The challenge of compassion for charlatans

I am struggling with a minor issue of conscience, so I would like to get it out of my head and into words. The problem I see is of professional charlatans involved in telecoms policymaking. Many hold academic or lobbying positions. These people do significant harm to the public. What should be my and your response?

According to the Oxford English Dictionary, a charlatan is “a person falsely claiming to have a special knowledge or skill”. The term is supposed to originate from the patter of itinerant sellers of quack remedies.

In the case of telecoms, we have a wide swathe of books, papers and policy positions that are predicated on a deeply unsound understanding of how packet networks work. I have written at great length on this in the past. (See my ‘Net neutrality’ reading list.)

These foolish beliefs are now having a harmful impact in the world. My current favourite example is the technically incompetent law that the EU has enacted, which cannot be successfully implemented in this universe. As quack remedies go, “net neutrality” is flocking awful.

Fantasists cling onto their idea of “neutral” networks, incapable of fathoming the depth of their misunderstanding of stochastic systems. Incomprehension of the relationship of intentional to operational semantics results in deranged ideas. These are akin to a belief in “packet pixies” working to magically optimise the allocation of network resources.

These policy pedlars have not even got to the debate starting gate. This would require the recognition that they are dealing with random processes interacting in a potentially nondeterministic fashion. Hence their forthright opinions about broadband policy can be wholly dismissed; their credibility is nil and null.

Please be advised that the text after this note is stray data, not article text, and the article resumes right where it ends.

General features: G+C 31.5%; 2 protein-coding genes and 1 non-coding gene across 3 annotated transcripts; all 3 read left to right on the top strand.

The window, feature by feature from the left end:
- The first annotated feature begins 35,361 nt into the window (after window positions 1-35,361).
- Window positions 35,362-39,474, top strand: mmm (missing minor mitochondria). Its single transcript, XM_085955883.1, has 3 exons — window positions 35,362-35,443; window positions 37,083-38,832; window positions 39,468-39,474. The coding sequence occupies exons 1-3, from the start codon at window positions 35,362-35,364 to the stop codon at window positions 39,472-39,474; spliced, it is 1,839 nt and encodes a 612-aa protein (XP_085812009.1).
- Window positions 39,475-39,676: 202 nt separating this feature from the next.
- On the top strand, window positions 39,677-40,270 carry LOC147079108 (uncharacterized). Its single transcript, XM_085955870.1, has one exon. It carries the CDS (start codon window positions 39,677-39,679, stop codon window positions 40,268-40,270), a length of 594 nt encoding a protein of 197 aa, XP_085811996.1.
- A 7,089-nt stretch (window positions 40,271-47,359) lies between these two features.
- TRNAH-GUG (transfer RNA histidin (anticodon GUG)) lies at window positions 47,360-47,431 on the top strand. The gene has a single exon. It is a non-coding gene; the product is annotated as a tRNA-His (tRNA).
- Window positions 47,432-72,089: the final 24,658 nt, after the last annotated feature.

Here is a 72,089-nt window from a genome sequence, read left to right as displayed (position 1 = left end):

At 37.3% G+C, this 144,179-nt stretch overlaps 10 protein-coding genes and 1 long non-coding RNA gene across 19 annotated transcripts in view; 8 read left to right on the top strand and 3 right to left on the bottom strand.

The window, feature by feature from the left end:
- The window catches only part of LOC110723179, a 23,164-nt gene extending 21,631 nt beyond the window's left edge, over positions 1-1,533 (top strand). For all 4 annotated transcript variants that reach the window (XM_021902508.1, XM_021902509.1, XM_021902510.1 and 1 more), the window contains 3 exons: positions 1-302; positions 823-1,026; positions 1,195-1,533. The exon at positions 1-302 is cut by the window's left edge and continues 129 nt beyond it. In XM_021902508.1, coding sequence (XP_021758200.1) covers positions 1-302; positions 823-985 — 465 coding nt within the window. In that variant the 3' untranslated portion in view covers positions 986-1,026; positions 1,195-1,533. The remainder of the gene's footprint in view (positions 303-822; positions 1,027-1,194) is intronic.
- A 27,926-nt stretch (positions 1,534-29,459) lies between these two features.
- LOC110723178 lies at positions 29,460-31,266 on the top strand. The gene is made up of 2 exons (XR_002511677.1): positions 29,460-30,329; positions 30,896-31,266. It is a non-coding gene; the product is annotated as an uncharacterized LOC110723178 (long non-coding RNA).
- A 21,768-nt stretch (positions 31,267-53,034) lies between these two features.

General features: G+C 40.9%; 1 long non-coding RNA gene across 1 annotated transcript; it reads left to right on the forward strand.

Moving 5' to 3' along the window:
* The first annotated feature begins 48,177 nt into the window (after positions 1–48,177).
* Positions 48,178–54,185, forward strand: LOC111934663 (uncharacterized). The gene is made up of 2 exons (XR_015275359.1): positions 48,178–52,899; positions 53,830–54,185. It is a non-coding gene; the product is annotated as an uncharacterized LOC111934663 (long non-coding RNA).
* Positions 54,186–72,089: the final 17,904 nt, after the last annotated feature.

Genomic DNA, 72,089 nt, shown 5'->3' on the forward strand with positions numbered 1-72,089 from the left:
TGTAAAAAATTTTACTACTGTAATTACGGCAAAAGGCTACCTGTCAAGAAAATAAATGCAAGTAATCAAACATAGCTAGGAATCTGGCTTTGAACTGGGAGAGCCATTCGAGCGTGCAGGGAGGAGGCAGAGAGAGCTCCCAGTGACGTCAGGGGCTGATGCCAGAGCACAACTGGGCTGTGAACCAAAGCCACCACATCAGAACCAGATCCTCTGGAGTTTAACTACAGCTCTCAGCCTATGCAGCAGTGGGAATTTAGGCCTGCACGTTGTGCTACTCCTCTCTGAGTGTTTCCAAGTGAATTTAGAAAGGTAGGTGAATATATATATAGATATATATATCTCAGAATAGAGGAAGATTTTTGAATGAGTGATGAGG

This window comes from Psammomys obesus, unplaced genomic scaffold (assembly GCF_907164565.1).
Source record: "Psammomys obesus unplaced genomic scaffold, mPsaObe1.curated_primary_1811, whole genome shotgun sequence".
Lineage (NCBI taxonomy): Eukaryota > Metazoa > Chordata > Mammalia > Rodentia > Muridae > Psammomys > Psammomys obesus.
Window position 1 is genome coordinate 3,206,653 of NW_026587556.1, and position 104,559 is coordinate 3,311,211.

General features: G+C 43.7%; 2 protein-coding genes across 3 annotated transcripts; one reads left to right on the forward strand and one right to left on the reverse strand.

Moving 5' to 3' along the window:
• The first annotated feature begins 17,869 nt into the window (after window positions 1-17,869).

It is the nature of humans to be extremely reluctant to give up false beliefs, however delusional. That we are certain about something is only a reflection of a feeling, not an understanding. After all, we can’t even distinguish fact from fiction from our personal life “memories”!

This is why we have tools of science and mathematics, to help us collectively overcome our individual cognitive biases. Tradition that has stood the test of time is more dependable than beliefs we have recently conjured up, however sincerely held. The absence of action can be a wiser course than a misguided intervention, however benevolent its intention.

So here is my quandary. Should one “name and shame” those who profess technical understanding of telecoms networks where they have none, when their actions cause the innocent to suffer?

One approach is that advocated by Nassim Taleb. I apologise if I mangle his words and thoughts, but the essence is that virtue does not come from passively standing by. Rather, one must do active harm to those who would harm the innocent. This directive would urge me to wield my cutting dagger of slicing phraseology with deadly purpose. Those attacked would be targets, whose injury would reflect well upon the attacker.

Conversely, I am deeply grasped by the ideas of philosophers who urge love, kindness and compassion for the misguided. We are all doing the best we can at all times, however abominable it may seem to others. Lao Tsu also counselled that one should “respond intelligently even to unintelligent treatment.” Mere invective denouncing the intellectually dismal is pointless. Those attacked would be victims, whose wounds would reflect badly on the attacker.

So I ask you, Dear Reader: what is an appropriate response of those of us working at the leading edge of network research to others who (knowingly or not) have become computing charlatans? How should one show appropriate compassion, whilst also protecting the innocent from their ridiculous remedies?

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